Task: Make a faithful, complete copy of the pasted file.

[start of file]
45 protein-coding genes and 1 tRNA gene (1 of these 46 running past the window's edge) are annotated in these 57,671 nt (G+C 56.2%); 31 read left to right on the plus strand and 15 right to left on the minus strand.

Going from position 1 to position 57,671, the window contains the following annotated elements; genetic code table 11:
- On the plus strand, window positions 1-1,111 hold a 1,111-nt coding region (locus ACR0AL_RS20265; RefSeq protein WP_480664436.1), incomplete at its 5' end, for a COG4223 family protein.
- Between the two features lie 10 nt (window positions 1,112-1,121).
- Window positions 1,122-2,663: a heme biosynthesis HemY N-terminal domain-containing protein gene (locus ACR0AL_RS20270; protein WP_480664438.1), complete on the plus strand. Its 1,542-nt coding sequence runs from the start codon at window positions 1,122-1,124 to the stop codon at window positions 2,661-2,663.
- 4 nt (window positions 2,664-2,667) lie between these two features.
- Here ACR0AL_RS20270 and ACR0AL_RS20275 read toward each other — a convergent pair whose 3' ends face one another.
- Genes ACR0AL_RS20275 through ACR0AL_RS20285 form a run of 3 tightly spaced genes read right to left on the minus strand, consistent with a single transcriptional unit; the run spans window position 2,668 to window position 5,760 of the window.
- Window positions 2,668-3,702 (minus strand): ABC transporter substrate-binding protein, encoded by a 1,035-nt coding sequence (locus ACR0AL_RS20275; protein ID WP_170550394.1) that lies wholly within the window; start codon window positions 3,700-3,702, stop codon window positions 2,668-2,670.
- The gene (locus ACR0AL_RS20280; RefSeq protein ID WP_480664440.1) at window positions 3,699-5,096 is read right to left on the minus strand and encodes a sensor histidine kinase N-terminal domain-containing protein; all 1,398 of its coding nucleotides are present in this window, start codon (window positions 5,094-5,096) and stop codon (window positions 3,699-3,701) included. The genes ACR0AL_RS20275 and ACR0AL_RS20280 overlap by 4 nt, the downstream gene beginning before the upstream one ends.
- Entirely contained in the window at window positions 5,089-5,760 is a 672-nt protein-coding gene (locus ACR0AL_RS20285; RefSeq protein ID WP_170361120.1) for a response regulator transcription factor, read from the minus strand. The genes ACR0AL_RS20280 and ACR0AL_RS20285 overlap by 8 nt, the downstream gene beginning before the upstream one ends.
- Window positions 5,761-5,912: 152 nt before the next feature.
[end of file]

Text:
45 protein-coding genes and 1 tRNA gene (1 of these 46 running past the window's edge) are annotated in these 57,671 nt (G+C 56.2%); 31 read left to right on the plus strand and 15 right to left on the minus strand.

Going from position 1 to position 57,671, the window contains the following annotated elements; genetic code table 11:
- On the plus strand, window positions 1-1,111 hold a 1,111-nt coding region (locus ACR0AL_RS20265; RefSeq protein WP_480664436.1), incomplete at its 5' end, for a COG4223 family protein.
- Between the two features lie 10 nt (window positions 1,112-1,121).
- Window positions 1,122-2,663: a heme biosynthesis HemY N-terminal domain-containing protein gene (locus ACR0AL_RS20270; protein WP_480664438.1), complete on the plus strand. Its 1,542-nt coding sequence runs from the start codon at window positions 1,122-1,124 to the stop codon at window positions 2,661-2,663.
- 4 nt (window positions 2,664-2,667) lie between these two features.
- Here ACR0AL_RS20270 and ACR0AL_RS20275 read toward each other — a convergent pair whose 3' ends face one another.
- Genes ACR0AL_RS20275 through ACR0AL_RS20285 form a run of 3 tightly spaced genes read right to left on the minus strand, consistent with a single transcriptional unit; the run spans window position 2,668 to window position 5,760 of the window.
- Window positions 2,668-3,702 (minus strand): ABC transporter substrate-binding protein, encoded by a 1,035-nt coding sequence (locus ACR0AL_RS20275; protein ID WP_170550394.1) that lies wholly within the window; start codon window positions 3,700-3,702, stop codon window positions 2,668-2,670.
- The gene (locus ACR0AL_RS20280; RefSeq protein ID WP_480664440.1) at window positions 3,699-5,096 is read right to left on the minus strand and encodes a sensor histidine kinase N-terminal domain-containing protein; all 1,398 of its coding nucleotides are present in this window, start codon (window positions 5,094-5,096) and stop codon (window positions 3,699-3,701) included. The genes ACR0AL_RS20275 and ACR0AL_RS20280 overlap by 4 nt, the downstream gene beginning before the upstream one ends.
- Entirely contained in the window at window positions 5,089-5,760 is a 672-nt protein-coding gene (locus ACR0AL_RS20285; RefSeq protein ID WP_170361120.1) for a response regulator transcription factor, read from the minus strand. The genes ACR0AL_RS20280 and ACR0AL_RS20285 overlap by 8 nt, the downstream gene beginning before the upstream one ends.
- Window positions 5,761-5,912: 152 nt before the next feature.